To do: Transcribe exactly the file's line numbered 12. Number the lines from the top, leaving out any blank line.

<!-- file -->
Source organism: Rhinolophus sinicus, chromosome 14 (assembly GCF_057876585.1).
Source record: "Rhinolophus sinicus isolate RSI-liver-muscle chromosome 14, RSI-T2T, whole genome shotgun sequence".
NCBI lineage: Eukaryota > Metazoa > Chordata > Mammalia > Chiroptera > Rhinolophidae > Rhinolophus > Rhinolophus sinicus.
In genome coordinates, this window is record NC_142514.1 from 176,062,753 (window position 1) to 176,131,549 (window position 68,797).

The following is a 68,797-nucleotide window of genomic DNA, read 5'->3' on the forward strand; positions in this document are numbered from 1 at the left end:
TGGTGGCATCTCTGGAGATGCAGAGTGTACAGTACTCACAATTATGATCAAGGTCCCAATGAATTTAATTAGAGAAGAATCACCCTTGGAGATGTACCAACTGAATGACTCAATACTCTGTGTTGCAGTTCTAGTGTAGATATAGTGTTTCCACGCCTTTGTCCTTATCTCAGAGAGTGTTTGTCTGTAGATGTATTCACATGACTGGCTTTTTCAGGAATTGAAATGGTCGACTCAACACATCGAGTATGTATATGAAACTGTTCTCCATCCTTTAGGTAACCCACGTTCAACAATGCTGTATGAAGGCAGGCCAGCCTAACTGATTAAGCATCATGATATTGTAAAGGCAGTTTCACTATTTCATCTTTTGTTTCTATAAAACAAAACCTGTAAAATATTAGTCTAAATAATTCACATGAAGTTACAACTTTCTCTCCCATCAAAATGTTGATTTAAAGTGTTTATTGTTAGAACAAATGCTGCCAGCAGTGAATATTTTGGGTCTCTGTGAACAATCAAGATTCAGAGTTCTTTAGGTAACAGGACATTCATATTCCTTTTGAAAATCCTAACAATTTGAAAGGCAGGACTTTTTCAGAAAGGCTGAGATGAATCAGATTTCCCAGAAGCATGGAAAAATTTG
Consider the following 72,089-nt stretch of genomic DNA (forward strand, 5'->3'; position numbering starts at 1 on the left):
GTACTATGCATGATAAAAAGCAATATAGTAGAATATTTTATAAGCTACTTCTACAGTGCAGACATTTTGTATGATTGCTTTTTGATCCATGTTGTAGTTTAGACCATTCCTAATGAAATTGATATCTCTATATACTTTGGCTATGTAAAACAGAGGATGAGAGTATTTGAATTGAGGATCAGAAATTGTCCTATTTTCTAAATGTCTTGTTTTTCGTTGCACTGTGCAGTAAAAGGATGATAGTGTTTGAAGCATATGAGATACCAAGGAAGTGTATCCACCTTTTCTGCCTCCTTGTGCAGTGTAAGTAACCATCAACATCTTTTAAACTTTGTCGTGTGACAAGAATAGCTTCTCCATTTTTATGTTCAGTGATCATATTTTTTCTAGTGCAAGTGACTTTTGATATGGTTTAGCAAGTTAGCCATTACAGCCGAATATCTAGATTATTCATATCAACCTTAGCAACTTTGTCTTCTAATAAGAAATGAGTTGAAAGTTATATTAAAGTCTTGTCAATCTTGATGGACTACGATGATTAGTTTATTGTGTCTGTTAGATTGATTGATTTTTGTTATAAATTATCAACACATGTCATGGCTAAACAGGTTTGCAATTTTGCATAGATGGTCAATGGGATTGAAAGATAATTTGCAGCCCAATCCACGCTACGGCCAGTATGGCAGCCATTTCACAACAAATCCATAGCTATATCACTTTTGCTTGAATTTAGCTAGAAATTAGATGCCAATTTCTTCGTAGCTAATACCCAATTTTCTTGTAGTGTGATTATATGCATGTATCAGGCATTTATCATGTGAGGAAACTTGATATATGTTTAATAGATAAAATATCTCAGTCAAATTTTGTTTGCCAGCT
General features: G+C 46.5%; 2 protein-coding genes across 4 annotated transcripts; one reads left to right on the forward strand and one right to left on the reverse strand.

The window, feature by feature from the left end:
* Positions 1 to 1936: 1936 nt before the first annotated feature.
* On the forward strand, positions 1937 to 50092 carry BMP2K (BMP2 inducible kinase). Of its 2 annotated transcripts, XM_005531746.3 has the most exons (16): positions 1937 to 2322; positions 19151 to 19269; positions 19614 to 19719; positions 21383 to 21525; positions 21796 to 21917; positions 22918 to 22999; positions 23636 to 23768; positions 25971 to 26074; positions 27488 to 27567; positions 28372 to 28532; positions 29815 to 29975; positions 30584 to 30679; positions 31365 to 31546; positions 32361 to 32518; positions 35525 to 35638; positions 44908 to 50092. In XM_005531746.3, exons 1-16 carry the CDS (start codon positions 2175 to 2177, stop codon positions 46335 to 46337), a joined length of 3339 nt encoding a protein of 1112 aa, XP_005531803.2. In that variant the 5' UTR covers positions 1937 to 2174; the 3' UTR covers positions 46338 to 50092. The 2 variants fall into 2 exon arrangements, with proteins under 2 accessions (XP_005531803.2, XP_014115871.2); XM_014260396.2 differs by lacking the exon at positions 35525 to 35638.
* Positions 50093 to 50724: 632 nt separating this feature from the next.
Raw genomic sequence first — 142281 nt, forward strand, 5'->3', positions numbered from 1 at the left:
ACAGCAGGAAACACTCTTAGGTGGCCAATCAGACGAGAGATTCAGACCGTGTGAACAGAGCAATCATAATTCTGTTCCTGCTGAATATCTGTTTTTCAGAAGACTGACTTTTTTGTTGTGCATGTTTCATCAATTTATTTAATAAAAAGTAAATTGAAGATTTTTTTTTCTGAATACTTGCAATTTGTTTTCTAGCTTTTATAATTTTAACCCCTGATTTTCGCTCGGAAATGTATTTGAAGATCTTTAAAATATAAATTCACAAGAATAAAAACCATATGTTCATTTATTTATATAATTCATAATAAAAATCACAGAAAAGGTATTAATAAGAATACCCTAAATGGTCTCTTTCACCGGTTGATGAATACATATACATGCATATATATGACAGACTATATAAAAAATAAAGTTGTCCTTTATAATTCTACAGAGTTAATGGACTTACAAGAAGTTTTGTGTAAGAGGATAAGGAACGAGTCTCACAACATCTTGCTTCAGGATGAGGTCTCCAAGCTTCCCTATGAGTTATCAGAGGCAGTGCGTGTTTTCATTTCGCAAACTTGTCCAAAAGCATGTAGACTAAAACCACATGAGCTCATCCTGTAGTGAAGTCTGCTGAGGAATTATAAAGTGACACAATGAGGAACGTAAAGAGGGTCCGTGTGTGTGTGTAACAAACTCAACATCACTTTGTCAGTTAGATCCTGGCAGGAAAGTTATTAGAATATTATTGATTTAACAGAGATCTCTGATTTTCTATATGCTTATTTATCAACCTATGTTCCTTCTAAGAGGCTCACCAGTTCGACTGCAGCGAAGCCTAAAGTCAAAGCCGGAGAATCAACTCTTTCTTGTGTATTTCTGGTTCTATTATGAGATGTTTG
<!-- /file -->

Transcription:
* On the forward strand, positions 1937 to 50092 carry BMP2K (BMP2 inducible kinase). Of its 2 annotated transcripts, XM_005531746.3 has the most exons (16): positions 1937 to 2322; positions 19151 to 19269; positions 19614 to 19719; positions 21383 to 21525; positions 21796 to 21917; positions 22918 to 22999; positions 23636 to 23768; positions 25971 to 26074; positions 27488 to 27567; positions 28372 to 28532; positions 29815 to 29975; positions 30584 to 30679; positions 31365 to 31546; positions 32361 to 32518; positions 35525 to 35638; positions 44908 to 50092. In XM_005531746.3, exons 1-16 carry the CDS (start codon positions 2175 to 2177, stop codon positions 46335 to 46337), a joined length of 3339 nt encoding a protein of 1112 aa, XP_005531803.2. In that variant the 5' UTR covers positions 1937 to 2174; the 3' UTR covers positions 46338 to 50092. The 2 variants fall into 2 exon arrangements, with proteins under 2 accessions (XP_005531803.2, XP_014115871.2); XM_014260396.2 differs by lacking the exon at positions 35525 to 35638.